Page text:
Barton Glasser, Deseret News
Wesley Silcox, of Santaquin, says 80 percent of bull riding is mental. He finished the 2011 season ranked seventh in the world.

Q: IS A GOOD BULLRIDING MORE LUCK OR SKILL?

A: It takes a lot of luck of the draw, you have to get a good bull. But different bulls fit different guys style of riding. So it helps when the bull you draw is a good bull and he fits your style.

Q: HOW DID YOU GET INTO BULLRIDING?

A: I grew up in it. My older brother and dad rode bulls, and it just went from there. I rodeoed in high school and I attempted college, but I didn't make it very far. I was winning money, so I ended up quitting college and going out on the road professionally.

Q: WHY DO YOU THINK YOU HAVE SUCH A KNACK FOR RIDING BULLS?

A: I just got lucky. Everything has been in my favor. I've had some ups and down. But riding bulls is 80 percent mental. I won't go sky diving or anything like that, but I'll ride bulls because I know how. Once you've done it a few times, it's just like riding a bike.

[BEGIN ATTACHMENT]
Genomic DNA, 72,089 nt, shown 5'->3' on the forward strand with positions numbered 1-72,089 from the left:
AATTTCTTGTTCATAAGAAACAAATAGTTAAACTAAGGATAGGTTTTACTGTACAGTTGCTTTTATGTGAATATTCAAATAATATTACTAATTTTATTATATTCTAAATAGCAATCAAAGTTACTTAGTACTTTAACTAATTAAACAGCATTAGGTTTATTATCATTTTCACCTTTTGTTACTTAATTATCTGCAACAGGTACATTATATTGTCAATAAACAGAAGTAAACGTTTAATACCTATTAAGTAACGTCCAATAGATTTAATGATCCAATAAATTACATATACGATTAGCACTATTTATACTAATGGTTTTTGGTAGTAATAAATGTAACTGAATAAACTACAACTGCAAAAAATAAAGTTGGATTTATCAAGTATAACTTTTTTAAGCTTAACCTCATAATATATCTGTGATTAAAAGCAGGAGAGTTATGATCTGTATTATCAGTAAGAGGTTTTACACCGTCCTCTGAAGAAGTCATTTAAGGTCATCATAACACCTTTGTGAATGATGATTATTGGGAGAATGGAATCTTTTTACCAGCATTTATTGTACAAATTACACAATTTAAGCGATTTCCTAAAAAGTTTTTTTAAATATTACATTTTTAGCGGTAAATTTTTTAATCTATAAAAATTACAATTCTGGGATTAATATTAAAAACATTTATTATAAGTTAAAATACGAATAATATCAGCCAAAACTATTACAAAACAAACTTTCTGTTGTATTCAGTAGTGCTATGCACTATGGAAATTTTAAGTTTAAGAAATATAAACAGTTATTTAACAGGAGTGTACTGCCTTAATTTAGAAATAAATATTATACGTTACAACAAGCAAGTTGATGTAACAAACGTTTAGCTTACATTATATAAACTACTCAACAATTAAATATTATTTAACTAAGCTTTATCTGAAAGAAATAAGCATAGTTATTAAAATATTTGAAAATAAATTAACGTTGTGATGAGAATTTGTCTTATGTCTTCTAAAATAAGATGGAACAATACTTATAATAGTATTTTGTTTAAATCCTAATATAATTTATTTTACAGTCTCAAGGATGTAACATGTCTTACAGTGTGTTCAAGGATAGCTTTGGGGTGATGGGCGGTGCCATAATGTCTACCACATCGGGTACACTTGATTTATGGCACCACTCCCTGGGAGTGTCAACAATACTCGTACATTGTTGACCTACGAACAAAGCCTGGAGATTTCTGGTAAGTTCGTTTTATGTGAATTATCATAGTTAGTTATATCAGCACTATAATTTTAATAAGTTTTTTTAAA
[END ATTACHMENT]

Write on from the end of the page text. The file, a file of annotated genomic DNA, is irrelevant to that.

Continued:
Q: WHAT ARE THE CROWN ROYAL RIDERS?

A: Every time one of the Crown Royal bull riders scores 90 points, Crown Royal donates $2,000 to the Justin Boots Cowboy Crisis Fund. It helps fellow cowboys who've been hurt. (One of my friends) got hurt last year. He had some neck problems, and he needed a little help. Every penny helps. That's kind of a big deal that they'd do this; it helps us out as cowboys. When we're hurt we don't get paid. So this is really important. (Silcox score 90.5 to win Round 10, which meant $2,000 to the fund. In total, Crown Royal donated $10,000 to the fund at the NFR alone. Incidentally, Payson's Steve Woolsey, who also qualified for the NFR, is a Crown Royal Rider, as well.)

Q: WHAT IS IT YOU LOVE ABOUT BULL RIDING?

A: It's just awesome. You get to hang out with our buddies, travel the country — even all over the world.